Lessons from NaNoWriMo

The dust has settled on November and I had a lot of fun participating in NaNoWriMo this year. November was a success for me. I didn’t meet the 50k NaNo goal, but the 31k words I did write were the most I’ve ever managed in a month. Which is definitely a win for me. I also managed to write something each day:

attachFull2401

The bottom two days were 1 word and 10 words. Not a lot, and only written to be able to count the day, but a word is a word 😉

Things I learned:

I’m more a planner than a pantser

This one surprised me. I started the month with a beginning, middle and end of my novel in mind and some ideas about what happened in the middle bits. But after getting the first three or so chapters down I hit an “and now what?” moment. It one of the reasons for the variable word counts at the beginning of the month.

When I came to this point, I took some time to create a (very rough) outline, basically just two or three sentences per month. And I found this worked well for me. I enjoyed having the brief description to work with and it helped focus my writing.

I like having a goal

Very early on in November I knew I wouldn’t make 50k. So I made my goal 30k (for 1.000 words a day), and I managed that reasonably easily. I hit a flow halfway through the month and managed more then a thousand words each day until I got to 30k.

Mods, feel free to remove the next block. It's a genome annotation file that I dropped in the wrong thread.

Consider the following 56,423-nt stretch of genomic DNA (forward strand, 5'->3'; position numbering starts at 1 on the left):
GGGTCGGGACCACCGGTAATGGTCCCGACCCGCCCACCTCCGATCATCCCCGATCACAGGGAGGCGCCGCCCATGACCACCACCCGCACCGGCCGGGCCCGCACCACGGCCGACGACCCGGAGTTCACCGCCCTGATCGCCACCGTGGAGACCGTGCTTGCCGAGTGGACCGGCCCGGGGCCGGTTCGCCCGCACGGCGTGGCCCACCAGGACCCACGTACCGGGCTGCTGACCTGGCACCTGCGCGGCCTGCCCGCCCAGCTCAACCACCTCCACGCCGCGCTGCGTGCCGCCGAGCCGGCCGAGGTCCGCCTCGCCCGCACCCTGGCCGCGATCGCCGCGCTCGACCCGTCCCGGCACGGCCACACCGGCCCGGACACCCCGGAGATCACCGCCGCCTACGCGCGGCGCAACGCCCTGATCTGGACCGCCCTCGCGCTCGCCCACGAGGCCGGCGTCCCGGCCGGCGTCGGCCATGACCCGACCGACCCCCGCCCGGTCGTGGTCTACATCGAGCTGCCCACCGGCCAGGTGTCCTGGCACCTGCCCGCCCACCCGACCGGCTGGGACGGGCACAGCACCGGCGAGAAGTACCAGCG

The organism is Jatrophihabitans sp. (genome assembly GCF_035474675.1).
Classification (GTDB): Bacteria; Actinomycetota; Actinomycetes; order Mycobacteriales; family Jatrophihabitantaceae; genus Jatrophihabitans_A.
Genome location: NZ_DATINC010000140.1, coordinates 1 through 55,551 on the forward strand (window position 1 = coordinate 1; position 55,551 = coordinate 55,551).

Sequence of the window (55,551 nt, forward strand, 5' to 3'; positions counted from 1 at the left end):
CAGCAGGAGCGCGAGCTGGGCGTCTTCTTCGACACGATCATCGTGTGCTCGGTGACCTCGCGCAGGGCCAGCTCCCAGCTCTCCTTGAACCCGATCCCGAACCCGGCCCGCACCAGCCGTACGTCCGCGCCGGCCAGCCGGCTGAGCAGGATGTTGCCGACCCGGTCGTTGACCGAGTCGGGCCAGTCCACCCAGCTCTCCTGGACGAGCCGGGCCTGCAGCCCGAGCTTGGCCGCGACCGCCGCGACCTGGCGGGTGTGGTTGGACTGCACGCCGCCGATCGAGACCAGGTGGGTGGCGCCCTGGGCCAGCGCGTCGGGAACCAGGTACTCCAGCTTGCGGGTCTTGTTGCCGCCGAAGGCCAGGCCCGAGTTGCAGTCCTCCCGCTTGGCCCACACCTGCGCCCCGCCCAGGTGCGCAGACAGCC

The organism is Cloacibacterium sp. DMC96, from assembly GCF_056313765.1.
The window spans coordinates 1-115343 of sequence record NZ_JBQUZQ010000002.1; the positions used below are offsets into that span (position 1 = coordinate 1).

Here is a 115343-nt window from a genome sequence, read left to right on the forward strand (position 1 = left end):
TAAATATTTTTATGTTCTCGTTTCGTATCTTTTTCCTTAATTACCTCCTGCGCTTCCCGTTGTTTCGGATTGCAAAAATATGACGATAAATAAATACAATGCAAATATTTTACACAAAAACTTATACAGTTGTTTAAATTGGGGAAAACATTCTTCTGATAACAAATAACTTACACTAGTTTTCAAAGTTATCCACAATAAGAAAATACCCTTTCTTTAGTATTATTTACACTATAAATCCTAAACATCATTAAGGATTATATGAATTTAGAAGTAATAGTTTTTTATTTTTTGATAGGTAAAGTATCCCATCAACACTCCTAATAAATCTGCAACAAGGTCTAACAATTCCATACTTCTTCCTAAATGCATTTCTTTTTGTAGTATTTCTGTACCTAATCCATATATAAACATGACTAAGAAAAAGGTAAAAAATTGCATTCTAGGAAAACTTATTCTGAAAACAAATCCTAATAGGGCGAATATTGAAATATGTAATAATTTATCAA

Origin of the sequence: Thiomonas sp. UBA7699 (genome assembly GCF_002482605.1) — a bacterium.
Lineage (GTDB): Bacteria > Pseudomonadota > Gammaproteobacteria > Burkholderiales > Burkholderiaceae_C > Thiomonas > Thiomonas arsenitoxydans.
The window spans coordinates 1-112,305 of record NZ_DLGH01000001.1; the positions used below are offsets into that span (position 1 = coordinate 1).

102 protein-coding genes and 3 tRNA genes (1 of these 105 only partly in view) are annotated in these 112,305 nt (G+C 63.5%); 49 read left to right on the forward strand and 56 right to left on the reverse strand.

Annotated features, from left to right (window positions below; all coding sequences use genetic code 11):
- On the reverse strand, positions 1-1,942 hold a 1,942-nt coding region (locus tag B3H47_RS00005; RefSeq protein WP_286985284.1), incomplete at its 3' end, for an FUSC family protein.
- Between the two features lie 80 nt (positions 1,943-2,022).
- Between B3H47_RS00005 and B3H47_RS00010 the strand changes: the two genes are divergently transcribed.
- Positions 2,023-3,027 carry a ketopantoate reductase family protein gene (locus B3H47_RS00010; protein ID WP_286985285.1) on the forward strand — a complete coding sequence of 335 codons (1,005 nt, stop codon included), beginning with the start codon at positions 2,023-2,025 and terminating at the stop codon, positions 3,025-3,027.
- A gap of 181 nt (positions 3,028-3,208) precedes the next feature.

As a lesson here, I decided to give myself a monthly word count goal to work towards. It’s a lot less ambitious, since I like talking to my wife, having a semblance of a social life and the like. But I feel I can make 4200 words a week without sacrificing all that. This is an average of 600 words a day, but 4 days of 1.000 is more likely. I’ve started tracking it (I’m an IT nerd, so there’s a spreadsheet….). And it does help keep things moving.

This also helps in developing a habit, which is a powerful thing. I can’t write a novel in a day (or a week for that matter), so I need a habit to get to the end. And since it’s a marathon, I picked an achievable goal to form my habit around, which is where I got the 600 words a day.

50k words is a lot

A lot of story goes into 50k words. And where I initially guessed my story would easily top that, I found I have to stretch to reach it. Of course, 50k is not really the goal of a story as such, a story is as long as it needs to be. But it’s a good lesson that you need a lot of story to fill the 50k words. And also that you have some room to dive into smaller sub-plots and go off on related tangents.

To win at NaNo I need to empty my calendar

I decided to try NaNo at the last minute. Which meant that I had already planned a lot of other items during the month. Which didn’t help at all with meeting the NaNo goal. The 3 big dips in my word-count were because I had other obligations which kept me from writing.

All my writing happens in the evening, and if I have friends over, play sports or visit my family then I can’t write. If I wouldn’t have had those big events then I could have ‘easily’ managed 7.000. This would have kept the NaNo goal in reach for a lot longer. I was already 8.000 words behind by the 10th.

As such, I also stopped trying, since getting the 1.667 words a day was already tough, but managing over 2k a day was out of the question. If I would have been closer then I think I perhaps could have pushed myself to keep trying.

All in all, I’m glad I participated in NaNoWriMo this year. It got me 31k words and a good start for a writing habit.